‘Nose over toes.’ ‘Index fingers in.’ ‘Hands at cheekbone width.’ Watching morning classes at the Royal Ballet School in Richmond Park is a revelation. If you’ve ever sat in the stalls at Covent Garden and wondered what it takes to be Giselle, Odette or the Sugar Plum Fairy, here is your answer: devotion, dedication, concentration and several hundred pairs of worn-through slippers. And if you’ve ever wondered why the dancers of the Royal Ballet look so at home among fairytale castles, kingdoms of sweets and enchanted woods… Well, they grew up with it. White Lodge, built as a royal hunting retreat for George II in 1730, would make an enchanting

Ross Clark

Unconditionally yours

I know what it is like to receive an unconditional offer for university. In 1984, when I took the Cambridge entrance exam, if you passed, you then only had to meet the matriculation requirements of the university, which were two Es at A-level. For someone predicted straight As (virtually all Oxbridge candidates), that wasn’t asking a lot. It was hard not to slacken off a little, to take a mental gap year, or six months at any rate, for the last two terms of the sixth form. I slipped to a B in further maths, which seemed an embarrassment at the time, though I know others who took a bigger

Opting for God

‘It’s the same old story — pay or pray,’ said my oldest friend, sardonically, when I told him I was sending my children to a Church of England school. I could hardly blame him for being cynical. He’d known me since we were teenagers, when we were both devout and pious atheists. Yet now I was educating my kids for free, while he was forking out a small fortune to go private. No wonder he felt a bit put out. Since I started going to church again, our friendship has not been quite the same. For cash-strapped parents, the C of E system is a have-your-cake-and-eat-it solution to an age-old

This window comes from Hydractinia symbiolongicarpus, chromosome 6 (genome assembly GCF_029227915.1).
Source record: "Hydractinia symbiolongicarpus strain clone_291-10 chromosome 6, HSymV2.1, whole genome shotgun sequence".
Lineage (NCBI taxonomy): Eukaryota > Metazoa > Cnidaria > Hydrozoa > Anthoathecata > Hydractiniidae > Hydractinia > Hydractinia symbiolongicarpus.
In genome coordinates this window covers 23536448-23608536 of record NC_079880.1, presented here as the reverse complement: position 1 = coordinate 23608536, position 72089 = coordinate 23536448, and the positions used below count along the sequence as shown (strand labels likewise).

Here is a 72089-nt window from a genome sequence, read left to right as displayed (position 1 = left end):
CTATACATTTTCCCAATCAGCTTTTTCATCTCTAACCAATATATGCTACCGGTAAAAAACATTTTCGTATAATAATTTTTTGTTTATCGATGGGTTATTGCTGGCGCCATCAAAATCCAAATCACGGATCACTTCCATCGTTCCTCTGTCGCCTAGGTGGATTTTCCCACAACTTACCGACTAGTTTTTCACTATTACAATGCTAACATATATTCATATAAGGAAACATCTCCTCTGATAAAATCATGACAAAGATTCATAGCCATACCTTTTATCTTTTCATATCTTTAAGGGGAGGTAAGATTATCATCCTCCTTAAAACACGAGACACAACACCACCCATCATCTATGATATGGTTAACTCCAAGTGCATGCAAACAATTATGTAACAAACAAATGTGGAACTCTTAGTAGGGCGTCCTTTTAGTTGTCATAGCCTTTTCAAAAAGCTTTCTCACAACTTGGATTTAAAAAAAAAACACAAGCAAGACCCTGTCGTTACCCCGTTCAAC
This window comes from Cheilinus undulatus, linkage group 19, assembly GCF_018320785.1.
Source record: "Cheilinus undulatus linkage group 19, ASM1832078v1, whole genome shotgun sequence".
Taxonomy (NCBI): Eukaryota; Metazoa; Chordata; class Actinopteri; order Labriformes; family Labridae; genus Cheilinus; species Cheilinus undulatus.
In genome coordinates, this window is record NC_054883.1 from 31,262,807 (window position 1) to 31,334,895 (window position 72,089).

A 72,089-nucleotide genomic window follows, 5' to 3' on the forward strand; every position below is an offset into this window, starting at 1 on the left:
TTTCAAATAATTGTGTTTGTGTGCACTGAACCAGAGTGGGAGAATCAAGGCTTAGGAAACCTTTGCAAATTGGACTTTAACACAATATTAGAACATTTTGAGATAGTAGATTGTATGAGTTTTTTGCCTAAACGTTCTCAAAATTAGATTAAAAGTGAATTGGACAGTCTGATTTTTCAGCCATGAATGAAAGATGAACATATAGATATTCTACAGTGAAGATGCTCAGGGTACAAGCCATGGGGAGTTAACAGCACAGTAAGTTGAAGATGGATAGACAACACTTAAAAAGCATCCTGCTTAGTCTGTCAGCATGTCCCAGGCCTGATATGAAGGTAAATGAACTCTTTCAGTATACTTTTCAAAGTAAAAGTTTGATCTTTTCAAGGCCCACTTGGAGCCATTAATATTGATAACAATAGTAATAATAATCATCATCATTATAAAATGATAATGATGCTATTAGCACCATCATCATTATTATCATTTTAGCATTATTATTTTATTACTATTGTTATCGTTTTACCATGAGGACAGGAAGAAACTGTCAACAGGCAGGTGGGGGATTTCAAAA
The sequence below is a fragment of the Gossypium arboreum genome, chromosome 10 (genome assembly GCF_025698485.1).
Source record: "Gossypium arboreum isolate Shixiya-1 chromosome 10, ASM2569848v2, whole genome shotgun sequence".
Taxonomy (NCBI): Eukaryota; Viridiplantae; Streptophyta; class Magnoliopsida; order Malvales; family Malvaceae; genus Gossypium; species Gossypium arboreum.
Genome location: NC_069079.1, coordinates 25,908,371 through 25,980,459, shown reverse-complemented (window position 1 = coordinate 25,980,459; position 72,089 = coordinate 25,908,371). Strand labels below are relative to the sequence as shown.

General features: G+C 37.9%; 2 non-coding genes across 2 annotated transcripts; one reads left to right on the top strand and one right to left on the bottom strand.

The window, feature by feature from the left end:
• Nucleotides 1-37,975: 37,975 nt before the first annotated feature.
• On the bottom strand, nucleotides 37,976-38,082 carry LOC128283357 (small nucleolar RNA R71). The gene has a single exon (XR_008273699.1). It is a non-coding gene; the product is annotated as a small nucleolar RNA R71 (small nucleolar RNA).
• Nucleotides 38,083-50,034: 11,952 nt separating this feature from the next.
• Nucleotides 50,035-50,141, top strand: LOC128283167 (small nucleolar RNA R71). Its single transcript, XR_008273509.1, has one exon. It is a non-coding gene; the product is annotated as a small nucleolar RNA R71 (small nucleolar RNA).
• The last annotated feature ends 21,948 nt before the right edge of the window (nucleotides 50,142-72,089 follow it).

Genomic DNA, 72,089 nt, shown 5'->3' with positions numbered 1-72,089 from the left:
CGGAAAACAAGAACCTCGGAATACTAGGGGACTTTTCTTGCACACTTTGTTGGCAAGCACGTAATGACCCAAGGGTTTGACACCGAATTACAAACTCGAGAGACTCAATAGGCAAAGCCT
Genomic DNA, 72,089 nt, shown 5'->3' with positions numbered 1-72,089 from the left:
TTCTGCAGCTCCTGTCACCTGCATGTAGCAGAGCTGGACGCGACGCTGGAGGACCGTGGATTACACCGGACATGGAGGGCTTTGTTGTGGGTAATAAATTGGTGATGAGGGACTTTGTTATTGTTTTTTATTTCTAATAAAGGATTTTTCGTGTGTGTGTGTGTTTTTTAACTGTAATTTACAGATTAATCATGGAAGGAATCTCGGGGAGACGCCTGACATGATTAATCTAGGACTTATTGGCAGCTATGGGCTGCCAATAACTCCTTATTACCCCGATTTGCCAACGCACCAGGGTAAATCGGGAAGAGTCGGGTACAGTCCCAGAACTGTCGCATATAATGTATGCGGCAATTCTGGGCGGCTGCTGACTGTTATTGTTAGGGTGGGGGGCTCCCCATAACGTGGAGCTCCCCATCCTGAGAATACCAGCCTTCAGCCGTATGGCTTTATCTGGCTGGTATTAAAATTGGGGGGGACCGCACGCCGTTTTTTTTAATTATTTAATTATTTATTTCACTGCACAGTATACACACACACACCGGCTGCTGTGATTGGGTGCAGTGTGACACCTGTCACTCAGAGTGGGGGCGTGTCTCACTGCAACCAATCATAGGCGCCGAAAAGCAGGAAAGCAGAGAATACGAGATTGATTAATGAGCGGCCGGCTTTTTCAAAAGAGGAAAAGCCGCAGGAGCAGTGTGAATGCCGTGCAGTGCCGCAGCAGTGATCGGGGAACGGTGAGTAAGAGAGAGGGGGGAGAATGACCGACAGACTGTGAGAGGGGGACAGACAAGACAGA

Open access

Rugby was immortalised in Tom Brown’s School Days, but its headmaster, Peter Green, is brandishing another book — a Christie’s catalogue with the school’s name on it. During an attic clear-out items were discovered in an archive room and were put up for sale. They had been given to the school in around 1880 by the Old Rugbeian Matthew Holbeche Bloxam, and included Chinese ceramics and British watercolours. The highlight was a rare drawing by Dutch Old Master Lucas van Leyden, which sold for £10 million. If the decision to sell that seems crass, it isn’t, says Green. ‘Why would we keep it? It has no intrinsic value to Rugby School.

School report | 14 March 2019

Should we scrap GCSEs? A senior MP has suggested getting rid of GCSEs and reshaping A-levels altogether; but not everyone agrees. Robert Halfon, chairman of the Education Select Committee, wants to rewrite the exam system so that A-levels include a mixture of vocational, academic and arts subjects, arguing that ‘all the concentration should be on the final exam before you leave’. ‘All young people should have access to the technical and creative subjects that will give them the skills that employers are looking for,’ says Halfon. ‘We must move from knowledge-rich to knowledge-engaged.’ The Department for Education, on the other hand, shows no sign of dropping GCSEs, describing them as

Camilla Swift

Editor’s Letter | 14 March 2019

What should we do with difficult students? The ones who distract everyone else in the class, and don’t care how they are punished? Some schools exclude struggling pupils because they are worried that their exams performance might drag down the class’s grades. But children have a right to an education, says Sophia Waugh, so we need to find a solution. Former teacher Hannah Glickstein agrees, but argues that new Ofsted rules have been put in place by bureaucrats with no experience of teaching. It might not be the sexiest of subjects, but it’s certainly an important one. Talking of exams, Ross Clark takes a look at the rise in unconditional

Not dead – yet